10 Computing

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10 Computing

  1. 1. Quiz • Pick up quiz on your way in. • Start at 1pm • Finish at 1:10pm • Bonus: no homework this week. Homework help sessions -> review sessions. Tuesday, 16 February 2010
  2. 2. Stat310 Transformations & CDF Hadley Wickham Tuesday, 16 February 2010
  3. 3. 1. Transformations 2. CDF (again) 1. Exact computation 2. Tables Tuesday, 16 February 2010
  4. 4. Transformations Distribution Change of function variable technique technique Much more useful for 2+ rvs Tuesday, 16 February 2010
  5. 5. Remember: it’s the sample space that changes, not the probability Tuesday, 16 February 2010
  6. 6. Distribution function technique Y = u(X) 1. Find region in X such that g(X) < y 2. Find cdf with integration 3. Find pdf by differentiating Tuesday, 16 February 2010
  7. 7. Finish the proof X = Uniform(-1, 1) Y = X2 P(Y < y) = P(X2< y) = ... Tuesday, 16 February 2010
  8. 8. Change of variables If Y = u(X), and v is the inverse of u, X = v(Y) then fY(y) = fX(v(y)) |v’(y)| Transformation must have an inverse! Tuesday, 16 February 2010
  9. 9. Your turn X = Uniform(-1, 1) Y= X2 Can you use the change of variables technique here? Why/why not? If not, how could you modify X to make it possible? Tuesday, 16 February 2010
  10. 10. Your turn X ~ Exponential(β) Y = exp(X) Find fY(y). Does y have a named distribution? Tuesday, 16 February 2010
  11. 11. Relationship to uniform Important connection between the uniform and every other random variable through the cdf. Tuesday, 16 February 2010
  12. 12. Uniform to any rv IF Y ~ Uniform(0, 1) F a cdf THEN X= F -1(Y) is a rv with cdf F(x) (Assume F strictly increasing for simplicity) Tuesday, 16 February 2010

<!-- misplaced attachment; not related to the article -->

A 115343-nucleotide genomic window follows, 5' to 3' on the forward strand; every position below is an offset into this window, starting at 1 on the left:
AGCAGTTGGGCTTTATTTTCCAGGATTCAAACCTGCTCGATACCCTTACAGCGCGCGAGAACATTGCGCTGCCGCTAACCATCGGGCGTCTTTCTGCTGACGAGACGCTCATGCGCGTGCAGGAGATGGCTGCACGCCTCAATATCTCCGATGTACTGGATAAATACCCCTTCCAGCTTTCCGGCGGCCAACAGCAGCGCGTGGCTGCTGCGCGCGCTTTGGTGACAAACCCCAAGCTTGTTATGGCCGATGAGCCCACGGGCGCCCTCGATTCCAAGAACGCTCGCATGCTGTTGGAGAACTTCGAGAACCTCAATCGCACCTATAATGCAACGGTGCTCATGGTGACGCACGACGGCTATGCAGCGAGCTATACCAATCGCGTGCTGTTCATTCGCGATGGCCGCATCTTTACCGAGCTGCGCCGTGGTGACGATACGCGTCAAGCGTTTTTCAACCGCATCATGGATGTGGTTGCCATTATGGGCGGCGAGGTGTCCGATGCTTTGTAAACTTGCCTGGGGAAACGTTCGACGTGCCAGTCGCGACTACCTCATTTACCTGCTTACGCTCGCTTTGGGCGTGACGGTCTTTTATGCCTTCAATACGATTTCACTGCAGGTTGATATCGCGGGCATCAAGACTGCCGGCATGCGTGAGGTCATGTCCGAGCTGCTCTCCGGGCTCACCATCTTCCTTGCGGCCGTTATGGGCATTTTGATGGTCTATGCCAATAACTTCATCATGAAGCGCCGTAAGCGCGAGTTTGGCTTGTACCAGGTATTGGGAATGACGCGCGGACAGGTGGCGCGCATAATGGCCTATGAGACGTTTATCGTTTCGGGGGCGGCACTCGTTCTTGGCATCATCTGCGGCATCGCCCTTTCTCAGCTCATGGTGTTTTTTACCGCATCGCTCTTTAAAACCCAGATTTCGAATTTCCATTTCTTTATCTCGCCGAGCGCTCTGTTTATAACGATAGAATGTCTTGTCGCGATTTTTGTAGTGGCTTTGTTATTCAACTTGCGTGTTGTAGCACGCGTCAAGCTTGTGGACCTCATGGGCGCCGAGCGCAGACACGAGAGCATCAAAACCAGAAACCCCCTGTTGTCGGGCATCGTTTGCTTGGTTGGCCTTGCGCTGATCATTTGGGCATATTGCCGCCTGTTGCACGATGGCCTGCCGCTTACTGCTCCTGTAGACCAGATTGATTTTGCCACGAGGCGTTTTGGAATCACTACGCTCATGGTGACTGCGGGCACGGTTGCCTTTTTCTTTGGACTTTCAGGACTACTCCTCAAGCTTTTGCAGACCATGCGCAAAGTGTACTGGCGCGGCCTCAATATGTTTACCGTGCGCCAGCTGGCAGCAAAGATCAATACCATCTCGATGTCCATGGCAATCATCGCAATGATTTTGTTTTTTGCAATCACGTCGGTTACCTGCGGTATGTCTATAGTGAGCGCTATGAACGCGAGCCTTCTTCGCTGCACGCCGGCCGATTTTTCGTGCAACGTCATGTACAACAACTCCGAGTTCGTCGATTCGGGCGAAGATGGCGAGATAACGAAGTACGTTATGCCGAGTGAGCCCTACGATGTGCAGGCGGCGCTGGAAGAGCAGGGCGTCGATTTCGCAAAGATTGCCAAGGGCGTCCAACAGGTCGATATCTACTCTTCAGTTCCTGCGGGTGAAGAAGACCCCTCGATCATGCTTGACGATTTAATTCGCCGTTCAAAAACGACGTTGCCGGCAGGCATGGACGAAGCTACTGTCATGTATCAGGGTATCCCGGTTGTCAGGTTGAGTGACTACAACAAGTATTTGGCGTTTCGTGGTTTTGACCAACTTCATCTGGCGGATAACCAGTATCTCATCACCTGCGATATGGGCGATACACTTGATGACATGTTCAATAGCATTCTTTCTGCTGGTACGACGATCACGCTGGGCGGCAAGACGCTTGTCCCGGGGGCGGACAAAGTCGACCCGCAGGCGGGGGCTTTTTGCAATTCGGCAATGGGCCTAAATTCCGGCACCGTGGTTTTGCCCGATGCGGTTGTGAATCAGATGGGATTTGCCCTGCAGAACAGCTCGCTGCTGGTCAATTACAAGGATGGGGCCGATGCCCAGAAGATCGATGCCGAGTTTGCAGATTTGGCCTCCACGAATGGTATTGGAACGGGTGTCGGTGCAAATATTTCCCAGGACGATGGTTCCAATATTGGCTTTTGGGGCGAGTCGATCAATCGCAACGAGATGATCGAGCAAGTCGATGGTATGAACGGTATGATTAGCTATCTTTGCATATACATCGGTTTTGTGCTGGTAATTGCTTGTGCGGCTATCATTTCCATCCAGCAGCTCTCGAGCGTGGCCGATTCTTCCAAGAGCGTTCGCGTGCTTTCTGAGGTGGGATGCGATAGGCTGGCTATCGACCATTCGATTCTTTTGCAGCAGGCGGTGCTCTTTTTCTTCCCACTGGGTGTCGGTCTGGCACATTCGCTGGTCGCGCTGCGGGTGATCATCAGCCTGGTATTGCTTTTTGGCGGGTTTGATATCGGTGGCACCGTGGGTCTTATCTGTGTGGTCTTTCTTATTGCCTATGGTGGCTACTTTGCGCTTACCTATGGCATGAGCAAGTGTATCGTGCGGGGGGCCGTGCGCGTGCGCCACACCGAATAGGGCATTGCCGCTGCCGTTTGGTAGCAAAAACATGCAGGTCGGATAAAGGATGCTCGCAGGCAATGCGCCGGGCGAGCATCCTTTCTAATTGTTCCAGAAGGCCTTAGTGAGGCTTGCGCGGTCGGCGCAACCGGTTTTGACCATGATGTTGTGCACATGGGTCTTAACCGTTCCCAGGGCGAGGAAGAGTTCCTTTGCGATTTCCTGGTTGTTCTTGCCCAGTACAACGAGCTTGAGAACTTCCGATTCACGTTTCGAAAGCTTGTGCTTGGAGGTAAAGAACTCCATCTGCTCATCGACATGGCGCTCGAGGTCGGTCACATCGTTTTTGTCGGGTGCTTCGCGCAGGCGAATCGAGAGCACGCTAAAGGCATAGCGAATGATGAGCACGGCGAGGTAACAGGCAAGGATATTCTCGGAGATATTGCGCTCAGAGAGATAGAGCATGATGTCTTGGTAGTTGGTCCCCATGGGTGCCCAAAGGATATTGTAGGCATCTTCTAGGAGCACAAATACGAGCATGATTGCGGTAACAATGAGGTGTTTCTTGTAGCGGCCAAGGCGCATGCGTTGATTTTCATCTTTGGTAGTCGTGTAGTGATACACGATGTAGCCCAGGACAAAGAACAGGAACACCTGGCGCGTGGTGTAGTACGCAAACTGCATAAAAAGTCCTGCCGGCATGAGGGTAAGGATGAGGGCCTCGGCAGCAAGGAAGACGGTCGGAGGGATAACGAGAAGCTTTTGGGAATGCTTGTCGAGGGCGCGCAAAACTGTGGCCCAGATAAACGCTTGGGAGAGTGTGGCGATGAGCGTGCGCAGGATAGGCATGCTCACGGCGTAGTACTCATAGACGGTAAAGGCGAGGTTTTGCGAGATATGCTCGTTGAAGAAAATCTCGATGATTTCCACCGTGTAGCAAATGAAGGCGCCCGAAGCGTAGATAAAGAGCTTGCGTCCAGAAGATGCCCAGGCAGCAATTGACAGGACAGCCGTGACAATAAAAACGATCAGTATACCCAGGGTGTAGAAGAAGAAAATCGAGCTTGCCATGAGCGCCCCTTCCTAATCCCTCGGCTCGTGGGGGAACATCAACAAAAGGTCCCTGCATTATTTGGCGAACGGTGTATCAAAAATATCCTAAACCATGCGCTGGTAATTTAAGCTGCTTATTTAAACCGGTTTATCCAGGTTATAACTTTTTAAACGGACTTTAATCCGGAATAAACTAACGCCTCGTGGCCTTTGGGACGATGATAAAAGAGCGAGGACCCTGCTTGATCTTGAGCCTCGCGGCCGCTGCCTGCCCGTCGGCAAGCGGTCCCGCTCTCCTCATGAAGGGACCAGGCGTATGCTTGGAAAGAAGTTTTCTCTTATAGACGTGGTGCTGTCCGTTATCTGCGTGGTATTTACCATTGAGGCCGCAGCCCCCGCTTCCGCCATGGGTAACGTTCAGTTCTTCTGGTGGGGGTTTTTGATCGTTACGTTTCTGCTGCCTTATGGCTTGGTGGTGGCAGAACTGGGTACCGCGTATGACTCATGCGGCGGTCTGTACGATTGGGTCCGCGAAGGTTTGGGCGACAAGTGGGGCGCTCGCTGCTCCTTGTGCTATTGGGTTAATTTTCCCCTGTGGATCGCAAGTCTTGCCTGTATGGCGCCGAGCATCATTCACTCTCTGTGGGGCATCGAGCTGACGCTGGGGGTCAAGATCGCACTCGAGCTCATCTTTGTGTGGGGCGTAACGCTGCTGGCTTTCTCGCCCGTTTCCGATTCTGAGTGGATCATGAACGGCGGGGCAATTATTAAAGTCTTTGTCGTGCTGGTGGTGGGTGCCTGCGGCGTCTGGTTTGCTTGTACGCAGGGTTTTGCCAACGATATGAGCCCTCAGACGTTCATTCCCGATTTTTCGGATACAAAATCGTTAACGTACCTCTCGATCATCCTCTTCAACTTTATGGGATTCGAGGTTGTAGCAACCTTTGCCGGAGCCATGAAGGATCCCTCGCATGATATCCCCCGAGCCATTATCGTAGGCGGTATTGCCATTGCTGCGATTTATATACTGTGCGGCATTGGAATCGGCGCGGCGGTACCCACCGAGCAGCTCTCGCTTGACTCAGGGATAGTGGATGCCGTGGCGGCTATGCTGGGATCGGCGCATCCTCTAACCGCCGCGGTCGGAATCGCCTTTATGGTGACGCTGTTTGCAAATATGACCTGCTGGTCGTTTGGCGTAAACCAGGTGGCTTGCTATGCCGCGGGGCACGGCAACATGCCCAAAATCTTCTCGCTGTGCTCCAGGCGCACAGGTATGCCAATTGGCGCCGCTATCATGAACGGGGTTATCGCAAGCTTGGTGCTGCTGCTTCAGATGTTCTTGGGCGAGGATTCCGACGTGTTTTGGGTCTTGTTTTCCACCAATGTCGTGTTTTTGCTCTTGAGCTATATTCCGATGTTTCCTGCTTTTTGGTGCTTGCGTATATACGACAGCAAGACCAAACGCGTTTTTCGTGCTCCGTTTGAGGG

13. 13. Any rv to uniform IF X has cdf F Y = F(X) THEN Y ~ Uniform(0, 1) (Assume F strictly increasing for simplicity) Tuesday, 16 February 2010
  14. 14. CDF Tuesday, 16 February 2010
  15. 15. F (x) = P (X ≤ x) discrete F (x) = f (t) tx x continuous F (x) = f (t)dt −∞ Tuesday, 16 February 2010
  16. 16. f (x) Integrate Differentiate F(x) Tuesday, 16 February 2010
  17. 17. lim F (x) = 0 x→−∞ lim F (x) = 1 x→∞ monotone increasing right-continuous Tuesday, 16 February 2010
  18. 18. lim F (x) = 0 x→−∞ lim F (x) = 1 x→∞ monotone increasing right-continuous Tuesday, 16 February 2010
  19. 19. Using the cdf P (a X ≤ b) = F (b) − F (a) Exact computation Tables Computer Tuesday, 16 February 2010
  20. 20. Exact computation For some distributions we can write the cdf in closed form. For example: the exponential distribution has cdf: 1−e −λx , x ≥ 0, F (x; λ) = 0, x 0. Tuesday, 16 February 2010
  21. 21. Exact computation Many, however cannot: http://en.wikipedia.org/wiki/ Binomial_distribution http://en.wikipedia.org/wiki/ Gamma_distribution integrate 1/(sqrt(2 pi)) e ^ (-t^2 / 2) from - infinity to x Tuesday, 16 February 2010
  22. 22. Closed form Neither the CDF of the normal distribution nor erf can be expressed in terms of finite additions, subtractions, multiplications, and root extractions, and so both must be either computed numerically or otherwise approximated. i.e. can’t be expressed in closed form http://mathworld.wolfram.com/NormalDistribution.html Tuesday, 16 February 2010
  23. 23. Two approaches Look up the number in a table. Problem: you need a table for every combination of the parametes Use a computer. Problem: you need a computer Tuesday, 16 February 2010
  24. 24. Tables Tuesday, 16 February 2010
  25. 25. Standard normal Fortunately, for the normal distribution, we can convert any random variable with a normal distribution to a standard normal. This means we only need one table for any possible normal distribution. (For other distributions there will be multiple tables, and typically you will have to pick one with similar values to your example). Tuesday, 16 February 2010
  26. 26. P (Z z) = Φ(z) Φ(−z) = 1 − Φ(z) P (−1 Z 1) = 0.68 P (−2 Z 2) = 0.95 P (−3 Z 3) = 0.998 Tuesday, 16 February 2010
  27. 27. Using the tables Column + row = z Find: Φ(2.94), Φ(-1), Φ(0.01), Φ(4) Can also use in reverse: For what value of z is P(Z z) = 0.90 ? i.e. What is Φ-1(0.90)? Find: Φ-1(0.1), Φ-1(0.5), Φ-1(0.65), Φ-1(1) Tuesday, 16 February 2010
  28. 28. Next time Using the computer instead Generating random values and simulation Tuesday, 16 February 2010

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